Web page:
Comment: Discusses the practices of black diaspora in the 1920s and 1930s in a transnational context. Requires some prior knowledge (more suitable for graduate students) but offers a good overview of topics and key figures in black internationalism. Utilizes a wide range of historical sources and methods.

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Celeste Day Moore. Soundscapes of Liberation. African American Music in Postwar France
2021, Duke University Press
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Publisher’s Note: In Soundscapes of Liberation, Celeste Day Moore traces the popularization of African American music in postwar France, where it signaled new forms of power and protest. Moore surveys a wide range of musical genres, soundscapes, and media: the US military's wartime records and radio programs; the French record industry's catalogs of blues, jazz, and R&B recordings; the translations of jazz memoirs; a provincial choir specializing in spirituals; and US State Department-produced radio programs that broadcast jazz and gospel across the French empire. In each of these contexts, individual intermediaries such as educators, producers, writers, and radio deejays imbued African American music with new meaning, value, and political power. Their work resonated among diverse Francophone audiences and transformed the lives and labor of many African American musicians, who found financial and personal success as well as discrimination in France. By showing how the popularity of African American music was intertwined with contemporary structures of racism and imperialism, Moore demonstrates this music's centrality to postwar France and the convergence of decolonization, the expanding globalized economy, the Cold War, and worldwide liberation movements.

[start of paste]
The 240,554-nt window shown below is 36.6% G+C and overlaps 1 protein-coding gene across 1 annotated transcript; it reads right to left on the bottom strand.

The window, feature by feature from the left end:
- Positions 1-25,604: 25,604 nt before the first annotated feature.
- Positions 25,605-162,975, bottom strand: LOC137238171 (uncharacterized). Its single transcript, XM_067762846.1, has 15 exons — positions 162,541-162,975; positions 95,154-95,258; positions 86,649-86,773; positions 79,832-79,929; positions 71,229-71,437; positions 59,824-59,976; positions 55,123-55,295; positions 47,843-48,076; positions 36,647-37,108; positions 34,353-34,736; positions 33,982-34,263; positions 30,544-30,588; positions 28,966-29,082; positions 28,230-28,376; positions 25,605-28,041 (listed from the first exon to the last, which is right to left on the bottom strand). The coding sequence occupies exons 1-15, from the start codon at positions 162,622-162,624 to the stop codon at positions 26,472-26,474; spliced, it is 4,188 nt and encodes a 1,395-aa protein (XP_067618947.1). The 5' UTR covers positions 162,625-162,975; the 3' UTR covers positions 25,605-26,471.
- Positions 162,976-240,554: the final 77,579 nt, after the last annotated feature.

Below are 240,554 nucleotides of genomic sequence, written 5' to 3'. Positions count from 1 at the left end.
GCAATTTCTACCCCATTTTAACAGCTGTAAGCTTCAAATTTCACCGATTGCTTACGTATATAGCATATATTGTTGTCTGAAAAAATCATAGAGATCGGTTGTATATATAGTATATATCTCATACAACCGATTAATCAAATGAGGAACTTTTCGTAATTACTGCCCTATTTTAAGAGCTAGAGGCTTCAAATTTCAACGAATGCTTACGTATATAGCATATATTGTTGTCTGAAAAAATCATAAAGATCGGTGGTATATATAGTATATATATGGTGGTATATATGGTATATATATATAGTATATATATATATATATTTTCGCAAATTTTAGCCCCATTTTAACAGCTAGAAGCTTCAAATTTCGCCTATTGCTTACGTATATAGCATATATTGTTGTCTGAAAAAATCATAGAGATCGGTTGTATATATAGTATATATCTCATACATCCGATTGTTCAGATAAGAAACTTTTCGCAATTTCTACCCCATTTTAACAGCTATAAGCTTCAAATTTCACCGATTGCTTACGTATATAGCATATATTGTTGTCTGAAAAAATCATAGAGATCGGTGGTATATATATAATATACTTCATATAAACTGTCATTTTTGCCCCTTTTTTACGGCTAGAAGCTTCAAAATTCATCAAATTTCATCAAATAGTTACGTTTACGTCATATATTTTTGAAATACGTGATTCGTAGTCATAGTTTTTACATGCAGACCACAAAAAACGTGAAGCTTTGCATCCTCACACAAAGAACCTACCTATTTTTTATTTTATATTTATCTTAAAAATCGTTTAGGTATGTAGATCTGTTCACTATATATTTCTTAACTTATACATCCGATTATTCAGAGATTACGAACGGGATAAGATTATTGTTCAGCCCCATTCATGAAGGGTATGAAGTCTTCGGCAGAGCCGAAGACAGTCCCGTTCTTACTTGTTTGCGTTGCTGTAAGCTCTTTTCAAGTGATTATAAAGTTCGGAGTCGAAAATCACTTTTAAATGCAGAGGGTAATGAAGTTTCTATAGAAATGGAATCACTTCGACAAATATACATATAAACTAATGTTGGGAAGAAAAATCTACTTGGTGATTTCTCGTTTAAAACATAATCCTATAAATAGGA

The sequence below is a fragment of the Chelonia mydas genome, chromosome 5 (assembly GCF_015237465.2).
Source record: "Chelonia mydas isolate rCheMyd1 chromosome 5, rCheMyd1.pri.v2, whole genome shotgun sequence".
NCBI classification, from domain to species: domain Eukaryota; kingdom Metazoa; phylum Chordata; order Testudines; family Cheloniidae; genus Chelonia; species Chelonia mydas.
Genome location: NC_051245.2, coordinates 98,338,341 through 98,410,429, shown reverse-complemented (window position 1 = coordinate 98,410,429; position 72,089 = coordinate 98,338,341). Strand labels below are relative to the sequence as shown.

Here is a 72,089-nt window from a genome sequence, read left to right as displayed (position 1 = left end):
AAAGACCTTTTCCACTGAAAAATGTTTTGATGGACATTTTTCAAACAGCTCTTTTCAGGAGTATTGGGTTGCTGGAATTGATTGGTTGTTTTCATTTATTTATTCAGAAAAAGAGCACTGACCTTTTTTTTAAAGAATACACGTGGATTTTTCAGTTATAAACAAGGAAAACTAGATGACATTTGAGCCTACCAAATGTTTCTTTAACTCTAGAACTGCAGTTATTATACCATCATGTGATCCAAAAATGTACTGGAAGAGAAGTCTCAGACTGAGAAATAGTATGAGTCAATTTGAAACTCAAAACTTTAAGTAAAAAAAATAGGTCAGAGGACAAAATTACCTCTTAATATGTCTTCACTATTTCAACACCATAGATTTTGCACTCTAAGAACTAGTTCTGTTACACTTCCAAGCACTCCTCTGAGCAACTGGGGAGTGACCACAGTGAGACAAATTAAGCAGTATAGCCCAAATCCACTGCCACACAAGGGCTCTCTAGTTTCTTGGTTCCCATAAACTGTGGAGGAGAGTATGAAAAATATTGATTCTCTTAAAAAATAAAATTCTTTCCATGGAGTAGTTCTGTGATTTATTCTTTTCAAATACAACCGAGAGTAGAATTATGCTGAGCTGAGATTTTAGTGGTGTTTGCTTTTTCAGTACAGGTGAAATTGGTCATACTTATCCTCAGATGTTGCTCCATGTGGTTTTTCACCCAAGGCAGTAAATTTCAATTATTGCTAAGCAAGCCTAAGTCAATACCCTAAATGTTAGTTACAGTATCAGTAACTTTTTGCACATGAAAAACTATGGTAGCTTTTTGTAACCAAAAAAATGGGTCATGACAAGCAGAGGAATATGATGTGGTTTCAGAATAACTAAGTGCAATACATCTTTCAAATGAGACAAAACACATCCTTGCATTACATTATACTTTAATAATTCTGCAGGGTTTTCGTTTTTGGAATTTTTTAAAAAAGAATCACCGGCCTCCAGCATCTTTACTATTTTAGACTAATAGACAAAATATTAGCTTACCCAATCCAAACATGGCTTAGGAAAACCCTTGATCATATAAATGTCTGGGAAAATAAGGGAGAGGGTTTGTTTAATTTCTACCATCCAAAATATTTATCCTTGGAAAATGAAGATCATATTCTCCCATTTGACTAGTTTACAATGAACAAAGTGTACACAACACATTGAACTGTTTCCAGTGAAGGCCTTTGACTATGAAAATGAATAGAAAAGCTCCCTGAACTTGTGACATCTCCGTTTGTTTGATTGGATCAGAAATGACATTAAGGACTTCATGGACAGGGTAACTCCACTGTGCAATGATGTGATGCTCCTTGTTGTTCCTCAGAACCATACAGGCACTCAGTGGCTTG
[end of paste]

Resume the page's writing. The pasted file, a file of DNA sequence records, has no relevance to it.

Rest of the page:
Comment: Useful for students of history interested in sound production and its relation to Black Internationalism. Can be used as an introduction into new methods and sources. Prior knowledge of Black Internationalism is recommended but not essential if the focus is on methods.

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Khadiagala, Gilbert. ‘Africa’s wishlist for the Biden administration: Expectations vs reality’.
2020, AfricaPortal
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, Contributed by: Joep Brandenburg
Abstract:

Newly elected US President Joe Biden confronts enormous challenges in Africa with regard to reversing four years of the Donald Trump administration that was largely characterised by disdain, disinterest and derision toward the continent. The change of the guard in the White House come January 2021 is expected to herald a shift in tone and style toward the continent, which has always yearned for a prime spot on a crowded US foreign policy agenda. As I argued previously, there are high expectations of his presidency because most Africans regard democratic administrations to be more closely aligned to Africa's concerns and interests. This essay analyses growing perceptions in Africa about the Biden administration and the possibilities for it meeting some of the continent’s objectives.

Comment: This text can be used in teaching to demonstrate how a person who has knowledge of multiple sides about a subject because he has literally lived in both worlds can make a balanced and clear analysis and comparison about this subject.

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Marika Preziuso. A Subtlety by Kara Walker: Teaching Vulnerable Art
2016, Journal of International Women's Studies 17(3)